The hospitality industry has been one of the worst-hit due to COVID-19. The pandemic left the sector heavily crippled and forced many businesses to take some really tough decisions. OYO is no exception!
It is reported that the Indian-origin unicorn OYO is also headed down a similar path as all of their Japan entities is set to merge under a single consolidation.
As the COVID-19 pandemic forced people to quarantine themselves at home, business slumped to a huge extent for OYO both at home and in foreign companies such as Japan. Thus, in order to survive and keep their operations running, the Masayoshi Son’s SoftBank Group-backed OYO will be reorganizing their operations in Japan which will be headed by a newly appointed Chief Executive Officer.
OYO has planned to restructure its hotel-booking aka OYO Hotels and apartment-rental units aka OYO Life under a single banner and company which will be called OYO Japan. It will be spearheaded by Ryoma Yamamoto as the CEO with Ryota Tanozaki who will be acting as his deputy. Both of these individuals have been serving in existing roles under OYO operations and they have now been promoted to senior roles.
The Indian-origin hospitality startup unicorn was able to easily expand to Japan which has now become one of its major focal points, all thanks to Mayoshi Son’s association with the brand of SoftBank.
It launched in Japan in April 2019 via OYO Life which is a rental service for furnished apartments that aimed to remove the hassle of guarantors and security deposits. Yahoo!, finding it promising, ended up buying a 30% stake in the company’s Japan entity, however, within eight months, sold it back to OYO and cancelled the joint venture.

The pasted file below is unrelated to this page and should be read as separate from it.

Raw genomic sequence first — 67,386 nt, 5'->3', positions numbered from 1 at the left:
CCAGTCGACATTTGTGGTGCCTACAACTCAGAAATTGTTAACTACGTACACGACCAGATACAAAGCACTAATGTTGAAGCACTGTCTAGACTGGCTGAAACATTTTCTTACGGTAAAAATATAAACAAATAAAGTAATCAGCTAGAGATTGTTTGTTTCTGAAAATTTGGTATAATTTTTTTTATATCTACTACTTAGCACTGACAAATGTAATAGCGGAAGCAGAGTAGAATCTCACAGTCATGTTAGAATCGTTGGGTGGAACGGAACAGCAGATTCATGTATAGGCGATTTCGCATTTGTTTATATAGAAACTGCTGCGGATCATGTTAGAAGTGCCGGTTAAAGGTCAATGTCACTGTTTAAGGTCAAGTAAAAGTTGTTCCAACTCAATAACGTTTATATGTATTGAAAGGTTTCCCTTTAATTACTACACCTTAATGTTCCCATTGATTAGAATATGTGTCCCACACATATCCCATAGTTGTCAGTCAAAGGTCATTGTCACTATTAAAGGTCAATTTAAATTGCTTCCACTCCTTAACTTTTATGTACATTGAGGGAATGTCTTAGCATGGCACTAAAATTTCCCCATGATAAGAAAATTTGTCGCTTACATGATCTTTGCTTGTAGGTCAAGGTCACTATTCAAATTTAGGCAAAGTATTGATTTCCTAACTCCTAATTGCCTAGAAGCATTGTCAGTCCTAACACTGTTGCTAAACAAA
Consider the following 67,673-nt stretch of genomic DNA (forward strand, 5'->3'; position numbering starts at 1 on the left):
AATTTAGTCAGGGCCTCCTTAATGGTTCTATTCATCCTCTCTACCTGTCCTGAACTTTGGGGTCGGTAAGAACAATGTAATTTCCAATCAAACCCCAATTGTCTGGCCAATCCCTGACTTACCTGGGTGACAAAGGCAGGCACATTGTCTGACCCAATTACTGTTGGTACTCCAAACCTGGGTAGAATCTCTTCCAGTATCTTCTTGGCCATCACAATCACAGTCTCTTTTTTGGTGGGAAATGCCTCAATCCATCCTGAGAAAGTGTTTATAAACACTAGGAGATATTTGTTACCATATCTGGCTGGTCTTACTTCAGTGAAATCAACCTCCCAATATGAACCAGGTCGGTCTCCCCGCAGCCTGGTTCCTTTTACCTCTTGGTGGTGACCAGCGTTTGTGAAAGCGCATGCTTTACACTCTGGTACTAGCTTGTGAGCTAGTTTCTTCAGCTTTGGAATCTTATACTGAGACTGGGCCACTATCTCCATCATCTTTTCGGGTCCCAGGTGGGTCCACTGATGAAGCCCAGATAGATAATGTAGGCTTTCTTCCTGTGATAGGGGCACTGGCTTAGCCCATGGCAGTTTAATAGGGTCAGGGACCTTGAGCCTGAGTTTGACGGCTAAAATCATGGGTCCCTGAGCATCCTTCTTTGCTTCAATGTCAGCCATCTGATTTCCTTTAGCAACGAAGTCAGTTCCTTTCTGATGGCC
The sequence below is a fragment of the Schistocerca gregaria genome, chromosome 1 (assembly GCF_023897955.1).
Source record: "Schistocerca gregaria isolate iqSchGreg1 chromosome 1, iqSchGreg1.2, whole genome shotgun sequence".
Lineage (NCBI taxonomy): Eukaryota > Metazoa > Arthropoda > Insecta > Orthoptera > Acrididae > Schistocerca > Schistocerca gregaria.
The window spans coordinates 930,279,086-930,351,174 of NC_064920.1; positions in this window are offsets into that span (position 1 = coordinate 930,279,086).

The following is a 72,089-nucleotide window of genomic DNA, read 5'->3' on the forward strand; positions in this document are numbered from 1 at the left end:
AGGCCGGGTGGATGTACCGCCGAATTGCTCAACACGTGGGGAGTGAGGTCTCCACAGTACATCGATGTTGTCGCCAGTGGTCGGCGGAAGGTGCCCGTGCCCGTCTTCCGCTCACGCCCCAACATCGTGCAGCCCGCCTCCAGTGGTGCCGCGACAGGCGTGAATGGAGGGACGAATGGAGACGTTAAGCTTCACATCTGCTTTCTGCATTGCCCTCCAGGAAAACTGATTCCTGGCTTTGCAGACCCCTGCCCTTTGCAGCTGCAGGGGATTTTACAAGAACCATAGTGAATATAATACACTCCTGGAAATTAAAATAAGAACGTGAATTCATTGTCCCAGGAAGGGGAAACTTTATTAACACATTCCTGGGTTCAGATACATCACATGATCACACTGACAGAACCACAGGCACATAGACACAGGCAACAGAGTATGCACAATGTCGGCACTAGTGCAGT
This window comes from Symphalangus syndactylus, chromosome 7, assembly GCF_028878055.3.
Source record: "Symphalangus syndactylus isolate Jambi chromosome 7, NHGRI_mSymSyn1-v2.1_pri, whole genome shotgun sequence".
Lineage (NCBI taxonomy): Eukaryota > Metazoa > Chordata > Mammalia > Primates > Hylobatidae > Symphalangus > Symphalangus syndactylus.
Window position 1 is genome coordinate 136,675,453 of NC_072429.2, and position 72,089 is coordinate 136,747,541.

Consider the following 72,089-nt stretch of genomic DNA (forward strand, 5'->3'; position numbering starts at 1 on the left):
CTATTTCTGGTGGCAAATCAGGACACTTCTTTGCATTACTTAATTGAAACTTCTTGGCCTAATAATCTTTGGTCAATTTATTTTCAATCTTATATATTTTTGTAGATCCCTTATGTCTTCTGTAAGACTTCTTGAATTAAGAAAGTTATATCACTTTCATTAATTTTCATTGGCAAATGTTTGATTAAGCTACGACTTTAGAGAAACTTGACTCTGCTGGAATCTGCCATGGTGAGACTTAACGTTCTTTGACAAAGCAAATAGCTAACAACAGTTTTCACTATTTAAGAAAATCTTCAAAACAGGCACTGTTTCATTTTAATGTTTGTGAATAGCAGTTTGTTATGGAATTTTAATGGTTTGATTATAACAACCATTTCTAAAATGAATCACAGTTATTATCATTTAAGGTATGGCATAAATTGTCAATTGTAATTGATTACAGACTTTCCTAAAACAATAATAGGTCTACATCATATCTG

The company announced that they were hoping to expand very aggressively but the onset of COVID-19 ultimately ended up thwarting their efforts.
By the end of June, the startup was observed to be laying off their employees from its regional offices in Japan. They started closing offices in provincial centres such as Sapporo, Sendai, Nagano, Hiroshima and Omiya.
At that point in time, the Chief Business Officer for OYO Hotels made a statement wherein he stated that the company was also looking forward to significantly downsize its operations in the Tokyo headquarters which occupied two entire floors in an office building and was situated at a walking distance from the Imperial Palace. He also added that the moves were a part of OYO’s overall ongoing effort to downsize internationally and adapt to much smaller tourism industry.
The current leader of OYO Hotels’ Japan division Prasun Choudhary will step down and resign after which Yamamoto, who oversaw OYO Life, will assume responsibility for the merged business.
A spokesperson from OYO commenting on this situation has said that OYO believes that it is high time they merge their operational capabilities and technology that have been built by their teams in Japan. The company also believes that integrating both arms of their businesses in Japan will lead to strengthening their overall value proposition for their asset partners as well as guests.
Furthermore, the spokesperson added that the OYO team in Japan has built technologies which include an instant home leasing platform, local revenue partner integrations, on-demand cleaning services, real estate services vendor network, dynamic pricing engine, and many more.
Overall, OYO is caught in rough weather due to the worldwide spread of Coronavirus that has bought the complete hospitality industry to a complete standstill. In the last few months, the company has either offered salary furloughed or laid off thousands of employees in a bid to cut expenses.